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How Can I Help Someone with OCD?

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Obsessive-compulsive disorder (OCD) can be difficult to deal with for individuals with the condition or people around them. You may be wondering how to help someone with OCD when their symptoms are manifesting or how to support someone with OCD in their daily life.

OCD symptoms manifest as: 

  • Obsessions – disturbing intrusive thoughts revolving around cleanliness, purity, or morality.
  • Compulsions – ritualistic behaviors performed to reduce anxiety brought on by the obsessions that do not directly address the reason for anxiety, e.g., tapping your knee three times because your countertop is dirty.

OCD Support Tips

If you think your family member or loved one has OCD, then there are absolutely things you can do to support them along their journey toward recovery. Start with the following tips on how to help someone with OCD.

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Educate Yourself

If you know that your loved one has OCD it is helpful to spend some time educating yourself on some common symptoms so that you can recognize an OCD attack when it is happening. You may find it helpful to check our list of OCD symptoms and consult resources such as the International OCD Foundation (1).

Be Open and Patient

Helping someone with OCD starts with establishing a safe environment in which you can have an open conversation about the condition and its effect on daily life without judgment or stigma.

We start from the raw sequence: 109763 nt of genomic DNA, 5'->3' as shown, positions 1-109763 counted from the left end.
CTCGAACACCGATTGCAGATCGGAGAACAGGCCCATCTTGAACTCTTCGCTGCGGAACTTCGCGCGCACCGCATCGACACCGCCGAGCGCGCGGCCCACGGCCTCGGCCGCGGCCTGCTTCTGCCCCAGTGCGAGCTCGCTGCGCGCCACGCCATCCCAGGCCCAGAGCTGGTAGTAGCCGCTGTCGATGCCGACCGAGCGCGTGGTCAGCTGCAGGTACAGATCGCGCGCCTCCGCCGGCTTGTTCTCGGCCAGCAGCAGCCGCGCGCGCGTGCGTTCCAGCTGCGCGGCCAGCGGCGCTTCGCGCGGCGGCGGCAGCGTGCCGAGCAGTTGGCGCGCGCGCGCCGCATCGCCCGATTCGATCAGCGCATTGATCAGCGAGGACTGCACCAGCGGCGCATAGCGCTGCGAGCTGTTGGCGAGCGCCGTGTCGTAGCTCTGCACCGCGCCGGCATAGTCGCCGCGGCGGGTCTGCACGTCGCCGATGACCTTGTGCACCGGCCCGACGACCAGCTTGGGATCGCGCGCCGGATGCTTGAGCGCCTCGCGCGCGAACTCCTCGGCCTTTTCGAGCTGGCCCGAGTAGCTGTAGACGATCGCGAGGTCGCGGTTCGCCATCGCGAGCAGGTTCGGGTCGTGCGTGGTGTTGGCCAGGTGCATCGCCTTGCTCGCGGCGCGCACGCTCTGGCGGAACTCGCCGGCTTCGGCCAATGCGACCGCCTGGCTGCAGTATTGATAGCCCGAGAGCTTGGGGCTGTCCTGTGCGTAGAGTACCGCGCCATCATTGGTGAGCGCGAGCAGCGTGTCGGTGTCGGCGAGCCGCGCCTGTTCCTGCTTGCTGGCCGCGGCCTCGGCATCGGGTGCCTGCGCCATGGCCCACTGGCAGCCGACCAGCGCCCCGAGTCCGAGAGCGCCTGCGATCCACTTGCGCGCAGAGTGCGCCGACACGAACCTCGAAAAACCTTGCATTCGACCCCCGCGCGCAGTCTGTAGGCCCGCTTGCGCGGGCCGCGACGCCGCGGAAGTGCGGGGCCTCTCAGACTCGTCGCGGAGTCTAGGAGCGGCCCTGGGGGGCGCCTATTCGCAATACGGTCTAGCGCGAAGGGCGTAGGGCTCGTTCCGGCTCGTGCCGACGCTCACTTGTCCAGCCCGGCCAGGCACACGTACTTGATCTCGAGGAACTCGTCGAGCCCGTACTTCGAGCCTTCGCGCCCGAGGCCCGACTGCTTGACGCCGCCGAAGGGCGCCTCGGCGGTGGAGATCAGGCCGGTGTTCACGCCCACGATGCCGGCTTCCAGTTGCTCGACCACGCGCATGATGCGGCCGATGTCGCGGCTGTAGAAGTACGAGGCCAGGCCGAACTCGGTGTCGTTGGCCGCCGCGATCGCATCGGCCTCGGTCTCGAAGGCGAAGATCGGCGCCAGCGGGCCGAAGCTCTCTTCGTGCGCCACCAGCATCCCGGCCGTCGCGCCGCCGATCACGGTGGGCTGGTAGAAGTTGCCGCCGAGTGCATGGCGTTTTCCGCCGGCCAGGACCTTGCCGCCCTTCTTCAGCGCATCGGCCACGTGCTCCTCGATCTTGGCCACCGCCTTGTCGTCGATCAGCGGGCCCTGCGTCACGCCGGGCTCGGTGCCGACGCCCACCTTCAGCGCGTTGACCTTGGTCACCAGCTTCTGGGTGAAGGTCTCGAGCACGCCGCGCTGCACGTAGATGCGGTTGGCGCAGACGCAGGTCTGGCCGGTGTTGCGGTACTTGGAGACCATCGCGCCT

Although compulsions may seem illogical to  us on the outside, brain scans have shown how individuals with OCD may lack the regulatory capacity in the brain to make them stop, even if they are aware that their compulsions are irrational (2).

Avoid Accommodating

Compulsions are performed to alleviate anxiety, and we want our loved ones to feel better. Because of this, it can be tempting to affirm these behaviors by participating in the rituals, prompting them or even changing your own routines around them.

However, compulsions can negatively affect the daily life of the OCD person, and accommodating them is not the way  to help someone having an OCD attack. Accommodating behavior from family members has consistently been associated with worse outcomes and lower quality of life for OCD patients (3).

Encourage Treatment

Living with OCD can be distressing, but it is a treatable condition. Encourage your loved one to seek a consultation with a medical professional to find a treatment that works for them. 

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Talk therapy, specifically cognitive behavioral therapy (CBT), can help with OCD. Recent advice from CBT specialists recommends avoiding the temptation to accommodate safety-seeking behaviors and instead encouraging them to engage in approach-supporting behaviors (in which the OCD person confronts and explores their source of anxiety to learn new information that can invalidate their compulsions) (4). Of course, it’s not always clear to family members what the difference between these might be, and it is recommended to work with the input of a licensed therapist to support your OCD loved one.